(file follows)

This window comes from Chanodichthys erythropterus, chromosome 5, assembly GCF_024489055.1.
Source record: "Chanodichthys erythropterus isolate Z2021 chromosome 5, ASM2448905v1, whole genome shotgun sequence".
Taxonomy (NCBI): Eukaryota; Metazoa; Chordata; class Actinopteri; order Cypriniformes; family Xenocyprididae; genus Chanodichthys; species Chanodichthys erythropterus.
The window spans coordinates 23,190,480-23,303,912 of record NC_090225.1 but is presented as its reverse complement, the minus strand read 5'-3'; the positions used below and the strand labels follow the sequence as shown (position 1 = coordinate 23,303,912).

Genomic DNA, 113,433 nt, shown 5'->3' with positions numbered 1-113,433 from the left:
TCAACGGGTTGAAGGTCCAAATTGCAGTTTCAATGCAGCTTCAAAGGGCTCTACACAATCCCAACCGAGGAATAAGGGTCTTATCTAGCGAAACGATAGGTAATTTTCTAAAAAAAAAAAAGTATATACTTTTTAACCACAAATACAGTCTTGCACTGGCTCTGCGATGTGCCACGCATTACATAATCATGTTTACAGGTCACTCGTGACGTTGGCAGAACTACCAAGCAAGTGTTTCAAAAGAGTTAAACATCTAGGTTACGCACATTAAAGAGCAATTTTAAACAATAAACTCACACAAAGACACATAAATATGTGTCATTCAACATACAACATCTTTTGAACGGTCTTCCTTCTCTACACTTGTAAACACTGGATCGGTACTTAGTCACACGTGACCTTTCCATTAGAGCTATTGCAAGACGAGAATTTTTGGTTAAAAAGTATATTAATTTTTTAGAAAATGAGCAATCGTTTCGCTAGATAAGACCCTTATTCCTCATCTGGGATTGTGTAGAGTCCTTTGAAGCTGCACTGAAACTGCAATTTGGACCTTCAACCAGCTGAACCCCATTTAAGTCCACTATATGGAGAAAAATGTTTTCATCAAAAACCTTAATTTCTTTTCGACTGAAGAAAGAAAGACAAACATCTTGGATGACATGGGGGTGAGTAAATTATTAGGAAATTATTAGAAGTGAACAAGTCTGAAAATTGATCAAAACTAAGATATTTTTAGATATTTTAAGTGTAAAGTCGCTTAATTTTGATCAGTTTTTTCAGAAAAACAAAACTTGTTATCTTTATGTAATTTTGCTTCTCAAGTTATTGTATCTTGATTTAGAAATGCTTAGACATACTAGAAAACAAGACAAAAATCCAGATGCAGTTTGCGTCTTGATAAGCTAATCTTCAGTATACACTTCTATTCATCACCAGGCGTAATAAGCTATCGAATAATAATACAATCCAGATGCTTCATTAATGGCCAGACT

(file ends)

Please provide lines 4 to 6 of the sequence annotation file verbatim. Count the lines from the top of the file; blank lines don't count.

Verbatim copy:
The window spans coordinates 23,190,480-23,303,912 of record NC_090225.1 but is presented as its reverse complement, the minus strand read 5'-3'; the positions used below and the strand labels follow the sequence as shown (position 1 = coordinate 23,303,912).

Genomic DNA, 113,433 nt, shown 5'->3' with positions numbered 1-113,433 from the left:
TCAACGGGTTGAAGGTCCAAATTGCAGTTTCAATGCAGCTTCAAAGGGCTCTACACAATCCCAACCGAGGAATAAGGGTCTTATCTAGCGAAACGATAGGTAATTTTCTAAAAAAAAAAAAGTATATACTTTTTAACCACAAATACAGTCTTGCACTGGCTCTGCGATGTGCCACGCATTACATAATCATGTTTACAGGTCACTCGTGACGTTGGCAGAACTACCAAGCAAGTGTTTCAAAAGAGTTAAACATCTAGGTTACGCACATTAAAGAGCAATTTTAAACAATAAACTCACACAAAGACACATAAATATGTGTCATTCAACATACAACATCTTTTGAACGGTCTTCCTTCTCTACACTTGTAAACACTGGATCGGTACTTAGTCACACGTGACCTTTCCATTAGAGCTATTGCAAGACGAGAATTTTTGGTTAAAAAGTATATTAATTTTTTAGAAAATGAGCAATCGTTTCGCTAGATAAGACCCTTATTCCTCATCTGGGATTGTGTAGAGTCCTTTGAAGCTGCACTGAAACTGCAATTTGGACCTTCAACCAGCTGAACCCCATTTAAGTCCACTATATGGAGAAAAATGTTTTCATCAAAAACCTTAATTTCTTTTCGACTGAAGAAAGAAAGACAAACATCTTGGATGACATGGGGGTGAGTAAATTATTAGGAAATTATTAGAAGTGAACAAGTCTGAAAATTGATCAAAACTAAGATATTTTTAGATATTTTAAGTGTAAAGTCGCTTAATTTTGATCAGTTTTTTCAGAAAAACAAAACTTGTTATCTTTATGTAATTTTGCTTCTCAAGTTATTGTATCTTGATTTAGAAATGCTTAGACATACTAGAAAACAAGACAAAAATCCAGATGCAGTTTGCGTCTTGATAAGCTAATCTTCAGTATACACTTCTATTCATCACCAGGCGTAATAAGCTATCGAATAATAATACAATCCAGATGCTTCATTAATGGCCAGACT